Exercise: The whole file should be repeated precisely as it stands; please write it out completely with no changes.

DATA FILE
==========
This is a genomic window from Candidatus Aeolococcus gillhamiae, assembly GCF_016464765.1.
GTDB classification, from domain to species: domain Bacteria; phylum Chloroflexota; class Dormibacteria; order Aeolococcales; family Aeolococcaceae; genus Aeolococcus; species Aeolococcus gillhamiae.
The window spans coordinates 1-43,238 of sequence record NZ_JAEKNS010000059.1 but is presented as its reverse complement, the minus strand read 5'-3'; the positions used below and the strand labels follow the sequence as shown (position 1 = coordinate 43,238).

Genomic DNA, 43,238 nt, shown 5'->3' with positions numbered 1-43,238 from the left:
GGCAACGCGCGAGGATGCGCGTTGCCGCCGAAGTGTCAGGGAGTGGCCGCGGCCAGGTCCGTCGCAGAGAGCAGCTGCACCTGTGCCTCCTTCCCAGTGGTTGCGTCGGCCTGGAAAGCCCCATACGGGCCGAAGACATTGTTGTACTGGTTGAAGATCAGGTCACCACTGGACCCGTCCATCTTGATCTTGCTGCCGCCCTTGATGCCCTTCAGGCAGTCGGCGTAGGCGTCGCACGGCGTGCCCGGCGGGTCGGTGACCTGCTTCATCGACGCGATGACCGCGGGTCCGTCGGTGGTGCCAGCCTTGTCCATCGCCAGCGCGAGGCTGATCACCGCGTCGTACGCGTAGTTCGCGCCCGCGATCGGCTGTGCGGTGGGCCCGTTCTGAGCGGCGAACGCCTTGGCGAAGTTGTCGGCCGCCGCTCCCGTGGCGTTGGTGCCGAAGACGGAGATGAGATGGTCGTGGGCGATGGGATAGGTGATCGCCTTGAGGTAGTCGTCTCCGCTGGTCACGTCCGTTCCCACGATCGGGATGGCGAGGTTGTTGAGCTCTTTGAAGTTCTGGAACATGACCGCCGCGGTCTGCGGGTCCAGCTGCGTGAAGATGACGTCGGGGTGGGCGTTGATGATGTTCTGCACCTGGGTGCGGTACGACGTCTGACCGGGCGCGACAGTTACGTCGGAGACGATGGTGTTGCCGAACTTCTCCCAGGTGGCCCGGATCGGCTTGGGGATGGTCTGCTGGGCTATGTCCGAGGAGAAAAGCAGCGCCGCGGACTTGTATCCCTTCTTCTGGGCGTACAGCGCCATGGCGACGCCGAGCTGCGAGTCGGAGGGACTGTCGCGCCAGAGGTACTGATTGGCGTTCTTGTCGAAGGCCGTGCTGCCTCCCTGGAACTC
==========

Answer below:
This is a genomic window from Candidatus Aeolococcus gillhamiae, assembly GCF_016464765.1.
GTDB classification, from domain to species: domain Bacteria; phylum Chloroflexota; class Dormibacteria; order Aeolococcales; family Aeolococcaceae; genus Aeolococcus; species Aeolococcus gillhamiae.
The window spans coordinates 1-43,238 of sequence record NZ_JAEKNS010000059.1 but is presented as its reverse complement, the minus strand read 5'-3'; the positions used below and the strand labels follow the sequence as shown (position 1 = coordinate 43,238).

Genomic DNA, 43,238 nt, shown 5'->3' with positions numbered 1-43,238 from the left:
GGCAACGCGCGAGGATGCGCGTTGCCGCCGAAGTGTCAGGGAGTGGCCGCGGCCAGGTCCGTCGCAGAGAGCAGCTGCACCTGTGCCTCCTTCCCAGTGGTTGCGTCGGCCTGGAAAGCCCCATACGGGCCGAAGACATTGTTGTACTGGTTGAAGATCAGGTCACCACTGGACCCGTCCATCTTGATCTTGCTGCCGCCCTTGATGCCCTTCAGGCAGTCGGCGTAGGCGTCGCACGGCGTGCCCGGCGGGTCGGTGACCTGCTTCATCGACGCGATGACCGCGGGTCCGTCGGTGGTGCCAGCCTTGTCCATCGCCAGCGCGAGGCTGATCACCGCGTCGTACGCGTAGTTCGCGCCCGCGATCGGCTGTGCGGTGGGCCCGTTCTGAGCGGCGAACGCCTTGGCGAAGTTGTCGGCCGCCGCTCCCGTGGCGTTGGTGCCGAAGACGGAGATGAGATGGTCGTGGGCGATGGGATAGGTGATCGCCTTGAGGTAGTCGTCTCCGCTGGTCACGTCCGTTCCCACGATCGGGATGGCGAGGTTGTTGAGCTCTTTGAAGTTCTGGAACATGACCGCCGCGGTCTGCGGGTCCAGCTGCGTGAAGATGACGTCGGGGTGGGCGTTGATGATGTTCTGCACCTGGGTGCGGTACGACGTCTGACCGGGCGCGACAGTTACGTCGGAGACGATGGTGTTGCCGAACTTCTCCCAGGTGGCCCGGATCGGCTTGGGGATGGTCTGCTGGGCTATGTCCGAGGAGAAAAGCAGCGCCGCGGACTTGTATCCCTTCTTCTGGGCGTACAGCGCCATGGCGACGCCGAGCTGCGAGTCGGAGGGACTGTCGCGCCAGAGGTACTGATTGGCGTTCTTGTCGAAGGCCGTGCTGCCTCCCTGGAACTC